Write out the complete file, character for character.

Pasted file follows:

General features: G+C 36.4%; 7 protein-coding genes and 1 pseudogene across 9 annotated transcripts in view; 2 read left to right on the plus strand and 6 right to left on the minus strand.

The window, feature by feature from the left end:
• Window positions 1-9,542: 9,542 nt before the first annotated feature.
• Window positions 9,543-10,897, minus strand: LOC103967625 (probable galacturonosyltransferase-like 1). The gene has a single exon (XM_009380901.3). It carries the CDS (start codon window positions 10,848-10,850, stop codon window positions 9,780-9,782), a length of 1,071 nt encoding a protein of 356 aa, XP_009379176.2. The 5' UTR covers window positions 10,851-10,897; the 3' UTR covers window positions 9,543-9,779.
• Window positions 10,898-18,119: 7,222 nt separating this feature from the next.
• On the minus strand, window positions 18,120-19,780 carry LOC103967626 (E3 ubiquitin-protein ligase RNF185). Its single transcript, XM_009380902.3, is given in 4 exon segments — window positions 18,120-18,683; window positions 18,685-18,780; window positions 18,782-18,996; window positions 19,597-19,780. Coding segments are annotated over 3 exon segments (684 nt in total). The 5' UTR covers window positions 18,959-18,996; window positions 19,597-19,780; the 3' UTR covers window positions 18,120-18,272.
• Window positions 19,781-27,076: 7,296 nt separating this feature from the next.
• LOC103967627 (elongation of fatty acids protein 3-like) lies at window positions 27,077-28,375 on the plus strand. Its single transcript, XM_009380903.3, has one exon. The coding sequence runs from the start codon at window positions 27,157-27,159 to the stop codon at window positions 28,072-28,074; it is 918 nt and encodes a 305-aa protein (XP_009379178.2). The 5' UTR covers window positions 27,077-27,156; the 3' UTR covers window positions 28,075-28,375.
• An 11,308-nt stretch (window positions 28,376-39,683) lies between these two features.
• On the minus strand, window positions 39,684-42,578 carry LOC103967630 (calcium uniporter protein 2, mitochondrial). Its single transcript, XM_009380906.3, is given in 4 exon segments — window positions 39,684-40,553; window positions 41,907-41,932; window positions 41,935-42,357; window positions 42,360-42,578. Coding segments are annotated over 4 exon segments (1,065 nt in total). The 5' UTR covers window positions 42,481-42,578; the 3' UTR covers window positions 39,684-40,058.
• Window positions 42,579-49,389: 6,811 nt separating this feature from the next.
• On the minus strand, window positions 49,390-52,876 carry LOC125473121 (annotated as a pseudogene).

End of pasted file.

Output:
General features: G+C 36.4%; 7 protein-coding genes and 1 pseudogene across 9 annotated transcripts in view; 2 read left to right on the plus strand and 6 right to left on the minus strand.

The window, feature by feature from the left end:
• Window positions 1-9,542: 9,542 nt before the first annotated feature.
• Window positions 9,543-10,897, minus strand: LOC103967625 (probable galacturonosyltransferase-like 1). The gene has a single exon (XM_009380901.3). It carries the CDS (start codon window positions 10,848-10,850, stop codon window positions 9,780-9,782), a length of 1,071 nt encoding a protein of 356 aa, XP_009379176.2. The 5' UTR covers window positions 10,851-10,897; the 3' UTR covers window positions 9,543-9,779.
• Window positions 10,898-18,119: 7,222 nt separating this feature from the next.
• On the minus strand, window positions 18,120-19,780 carry LOC103967626 (E3 ubiquitin-protein ligase RNF185). Its single transcript, XM_009380902.3, is given in 4 exon segments — window positions 18,120-18,683; window positions 18,685-18,780; window positions 18,782-18,996; window positions 19,597-19,780. Coding segments are annotated over 3 exon segments (684 nt in total). The 5' UTR covers window positions 18,959-18,996; window positions 19,597-19,780; the 3' UTR covers window positions 18,120-18,272.
• Window positions 19,781-27,076: 7,296 nt separating this feature from the next.
• LOC103967627 (elongation of fatty acids protein 3-like) lies at window positions 27,077-28,375 on the plus strand. Its single transcript, XM_009380903.3, has one exon. The coding sequence runs from the start codon at window positions 27,157-27,159 to the stop codon at window positions 28,072-28,074; it is 918 nt and encodes a 305-aa protein (XP_009379178.2). The 5' UTR covers window positions 27,077-27,156; the 3' UTR covers window positions 28,075-28,375.
• An 11,308-nt stretch (window positions 28,376-39,683) lies between these two features.
• On the minus strand, window positions 39,684-42,578 carry LOC103967630 (calcium uniporter protein 2, mitochondrial). Its single transcript, XM_009380906.3, is given in 4 exon segments — window positions 39,684-40,553; window positions 41,907-41,932; window positions 41,935-42,357; window positions 42,360-42,578. Coding segments are annotated over 4 exon segments (1,065 nt in total). The 5' UTR covers window positions 42,481-42,578; the 3' UTR covers window positions 39,684-40,058.
• Window positions 42,579-49,389: 6,811 nt separating this feature from the next.
• On the minus strand, window positions 49,390-52,876 carry LOC125473121 (annotated as a pseudogene).